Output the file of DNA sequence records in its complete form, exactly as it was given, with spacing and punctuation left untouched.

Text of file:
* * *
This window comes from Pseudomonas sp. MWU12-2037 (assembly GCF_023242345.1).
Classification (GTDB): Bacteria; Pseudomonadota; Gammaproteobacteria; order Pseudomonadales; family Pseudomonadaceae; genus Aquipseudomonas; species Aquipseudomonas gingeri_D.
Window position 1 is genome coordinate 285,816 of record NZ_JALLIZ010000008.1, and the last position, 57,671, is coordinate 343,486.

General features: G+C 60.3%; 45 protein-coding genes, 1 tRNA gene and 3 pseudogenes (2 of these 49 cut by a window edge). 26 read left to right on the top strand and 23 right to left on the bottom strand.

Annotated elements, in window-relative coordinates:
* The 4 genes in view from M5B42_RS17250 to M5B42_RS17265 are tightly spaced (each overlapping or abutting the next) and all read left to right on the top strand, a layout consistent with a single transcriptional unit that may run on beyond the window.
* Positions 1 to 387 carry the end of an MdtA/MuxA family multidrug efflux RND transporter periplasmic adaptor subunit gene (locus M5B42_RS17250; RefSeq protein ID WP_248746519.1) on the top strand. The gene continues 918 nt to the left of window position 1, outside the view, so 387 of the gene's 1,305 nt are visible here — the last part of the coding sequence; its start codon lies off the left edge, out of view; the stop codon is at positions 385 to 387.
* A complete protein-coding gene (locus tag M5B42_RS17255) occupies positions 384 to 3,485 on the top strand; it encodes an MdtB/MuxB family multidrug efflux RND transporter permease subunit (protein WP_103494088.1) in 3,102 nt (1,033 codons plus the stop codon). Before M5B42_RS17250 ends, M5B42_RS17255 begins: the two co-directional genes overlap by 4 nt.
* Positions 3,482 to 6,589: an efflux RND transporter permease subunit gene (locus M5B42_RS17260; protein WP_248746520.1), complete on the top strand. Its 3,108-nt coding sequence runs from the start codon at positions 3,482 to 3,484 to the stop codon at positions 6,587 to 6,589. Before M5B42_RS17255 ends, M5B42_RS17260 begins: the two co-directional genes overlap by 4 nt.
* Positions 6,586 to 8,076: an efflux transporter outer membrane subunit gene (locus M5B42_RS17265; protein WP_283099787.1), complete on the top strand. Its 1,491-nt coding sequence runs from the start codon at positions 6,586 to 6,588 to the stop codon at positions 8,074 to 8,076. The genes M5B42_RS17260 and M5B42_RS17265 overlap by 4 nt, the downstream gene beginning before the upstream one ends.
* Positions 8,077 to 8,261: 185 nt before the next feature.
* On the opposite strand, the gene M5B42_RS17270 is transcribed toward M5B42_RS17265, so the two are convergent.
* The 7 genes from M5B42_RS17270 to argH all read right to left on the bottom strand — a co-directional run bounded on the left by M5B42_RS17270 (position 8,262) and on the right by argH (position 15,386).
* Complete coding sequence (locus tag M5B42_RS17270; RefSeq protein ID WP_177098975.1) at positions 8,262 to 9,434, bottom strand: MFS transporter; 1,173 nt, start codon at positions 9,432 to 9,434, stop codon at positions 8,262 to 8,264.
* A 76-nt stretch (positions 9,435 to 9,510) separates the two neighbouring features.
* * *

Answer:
This window comes from Pseudomonas sp. MWU12-2037 (assembly GCF_023242345.1).
Classification (GTDB): Bacteria; Pseudomonadota; Gammaproteobacteria; order Pseudomonadales; family Pseudomonadaceae; genus Aquipseudomonas; species Aquipseudomonas gingeri_D.
Window position 1 is genome coordinate 285,816 of record NZ_JALLIZ010000008.1, and the last position, 57,671, is coordinate 343,486.

General features: G+C 60.3%; 45 protein-coding genes, 1 tRNA gene and 3 pseudogenes (2 of these 49 cut by a window edge). 26 read left to right on the top strand and 23 right to left on the bottom strand.

Annotated elements, in window-relative coordinates:
* The 4 genes in view from M5B42_RS17250 to M5B42_RS17265 are tightly spaced (each overlapping or abutting the next) and all read left to right on the top strand, a layout consistent with a single transcriptional unit that may run on beyond the window.
* Positions 1 to 387 carry the end of an MdtA/MuxA family multidrug efflux RND transporter periplasmic adaptor subunit gene (locus M5B42_RS17250; RefSeq protein ID WP_248746519.1) on the top strand. The gene continues 918 nt to the left of window position 1, outside the view, so 387 of the gene's 1,305 nt are visible here — the last part of the coding sequence; its start codon lies off the left edge, out of view; the stop codon is at positions 385 to 387.
* A complete protein-coding gene (locus tag M5B42_RS17255) occupies positions 384 to 3,485 on the top strand; it encodes an MdtB/MuxB family multidrug efflux RND transporter permease subunit (protein WP_103494088.1) in 3,102 nt (1,033 codons plus the stop codon). Before M5B42_RS17250 ends, M5B42_RS17255 begins: the two co-directional genes overlap by 4 nt.
* Positions 3,482 to 6,589: an efflux RND transporter permease subunit gene (locus M5B42_RS17260; protein WP_248746520.1), complete on the top strand. Its 3,108-nt coding sequence runs from the start codon at positions 3,482 to 3,484 to the stop codon at positions 6,587 to 6,589. Before M5B42_RS17255 ends, M5B42_RS17260 begins: the two co-directional genes overlap by 4 nt.
* Positions 6,586 to 8,076: an efflux transporter outer membrane subunit gene (locus M5B42_RS17265; protein WP_283099787.1), complete on the top strand. Its 1,491-nt coding sequence runs from the start codon at positions 6,586 to 6,588 to the stop codon at positions 8,074 to 8,076. The genes M5B42_RS17260 and M5B42_RS17265 overlap by 4 nt, the downstream gene beginning before the upstream one ends.
* Positions 8,077 to 8,261: 185 nt before the next feature.
* On the opposite strand, the gene M5B42_RS17270 is transcribed toward M5B42_RS17265, so the two are convergent.
* The 7 genes from M5B42_RS17270 to argH all read right to left on the bottom strand — a co-directional run bounded on the left by M5B42_RS17270 (position 8,262) and on the right by argH (position 15,386).
* Complete coding sequence (locus tag M5B42_RS17270; RefSeq protein ID WP_177098975.1) at positions 8,262 to 9,434, bottom strand: MFS transporter; 1,173 nt, start codon at positions 9,432 to 9,434, stop codon at positions 8,262 to 8,264.
* A 76-nt stretch (positions 9,435 to 9,510) separates the two neighbouring features.